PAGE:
Miranda Babbitt
Assistant LifeStyle Editor

The art of letter writing is one that I have rarely tried to perfect, despite the instinctive happy dance that reverberates through my body once I grasp the envelope addressed to me. Perhaps this reaction seems excessive, yet every letter that has waited for me in my mailbox has been greeted with near hysteria. But it’s on a more somber note that I must admit this hysteria is mostly a result of the rarity of receiving one at all.

This honesty should grant me no mercy, as I still haven’t managed to deliver the happiness of receiving a letter to someone else. In other words, I don’t really send letters at all. And for the most part, my excuse in avoiding such a beautiful habit is one of undeniable laziness. Sending a GIF of a clip from Parks & Recreation or just a chubby kitty with an oh-so-powerful message to a far off friend is so much more tempting when I’ve just collapsed onto my bed and my procrastination coma is beginning to set in.

This procrastination coma, or shall I say the “suffocating lazy blanket” to avoid any morbidity, is a pressing issue. In fact, it’s nearly an epidemic for those of our age. We see the screen in front of us, and it’s lit up with shortcuts intended to make our life easier. The convenience of technology is inevitably tempting for a large majority of everyday activities – whether that’s looking up a last nagging homework answer, or the hours of Starbucks to make sure you can walk home with a red holiday cup, but the harrowing part of this convenience is that we’ve thrown our relationships into the mix.

We’re offered endless ways to merely scratch the surface of reaching any depth in a relationship. The ease of “liking” a photo or shooting a quick one-word message to a friend from home is the basis of most relationships sustained through Facebook. Social media outlets can make it seem as though maintaining relationships is easy, but this isn’t the case for any that we value. When someone is valued, they deserve effort, and this is not achieved by lumping them together with checking the hours of Starbucks.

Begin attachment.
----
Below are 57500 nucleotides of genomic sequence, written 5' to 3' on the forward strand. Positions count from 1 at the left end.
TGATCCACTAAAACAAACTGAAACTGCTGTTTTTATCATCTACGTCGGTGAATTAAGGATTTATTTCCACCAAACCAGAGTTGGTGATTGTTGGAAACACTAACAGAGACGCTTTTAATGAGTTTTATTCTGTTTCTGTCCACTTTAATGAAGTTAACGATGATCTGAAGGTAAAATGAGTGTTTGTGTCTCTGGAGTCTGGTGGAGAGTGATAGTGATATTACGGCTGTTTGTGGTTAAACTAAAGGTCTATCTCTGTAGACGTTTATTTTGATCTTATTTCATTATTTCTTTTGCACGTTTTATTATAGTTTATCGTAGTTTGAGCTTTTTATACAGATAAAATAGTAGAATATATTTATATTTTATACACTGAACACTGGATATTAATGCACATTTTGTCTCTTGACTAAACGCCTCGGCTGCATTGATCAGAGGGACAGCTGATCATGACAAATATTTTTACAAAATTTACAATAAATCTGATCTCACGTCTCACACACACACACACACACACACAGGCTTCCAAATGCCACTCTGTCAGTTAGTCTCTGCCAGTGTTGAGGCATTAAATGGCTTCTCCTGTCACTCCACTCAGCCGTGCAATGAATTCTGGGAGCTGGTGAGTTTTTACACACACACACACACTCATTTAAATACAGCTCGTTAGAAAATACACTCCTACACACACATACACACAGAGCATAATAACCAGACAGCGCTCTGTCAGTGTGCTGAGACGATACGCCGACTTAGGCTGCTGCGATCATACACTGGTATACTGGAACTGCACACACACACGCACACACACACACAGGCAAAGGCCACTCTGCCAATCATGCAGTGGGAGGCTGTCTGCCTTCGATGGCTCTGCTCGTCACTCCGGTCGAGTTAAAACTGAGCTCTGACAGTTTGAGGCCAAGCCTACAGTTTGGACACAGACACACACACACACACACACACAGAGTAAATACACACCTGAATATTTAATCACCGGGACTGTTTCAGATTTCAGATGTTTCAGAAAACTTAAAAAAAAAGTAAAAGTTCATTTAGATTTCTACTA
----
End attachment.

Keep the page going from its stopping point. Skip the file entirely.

An emoji in replacement of a string of explanatory sentences doesn’t help us foster the connections we have with those we value. It cheapens it. It seems to me that traditional communication, be it a phone call, a face-to-face conversation, or even letters are undervalued for the sake of convenience. And yet, I know I’m not alone when I say that effort does not go unnoticed. It’s a neon indication in an otherwise grey realm of technological methods.

A letter, for example, can succinctly demonstrate this effort. For the collection I have received over the past few years, they have instantly communicated to me so much more than the words enclosed inside. They carry a sentimental value that is no longer a part of how we communicate.

And letters have no specified audience either. They don’t just need to be for your family at home, or a friend from high school, or anyone who is literally far enough away from you that a letter would be expected. They can be the cutest pick-me-up for someone who has just had a rough week and the most intimate way to enclose some news about your life to a friend you just don’t get to see enough.

The happy dance that comes with a letter isn’t solely reserved for the recipient either. There is something so inherently satisfying with sending a letter nowadays, perhaps because it is as rare as I made it out to be in my own life. Going out to the store, buying some cheerful envelopes, a vintage postage stamp, and stickers to be sprinkled throughout the message has such a novel appeal to it. We can see the products of our efforts, package them away, and send them across the city, or world, and know that this will be held in the excited hands of someone we love.

Come the holidays, when your cheapest generic cialis own group of friends scatters in every direction as they make their way home, why not experiment with a letter or two. Even if it’s a funny story about the ugly Christmas sweater waiting for you on your bed, the message behind the cringe-inducing tale won’t be forgotten.

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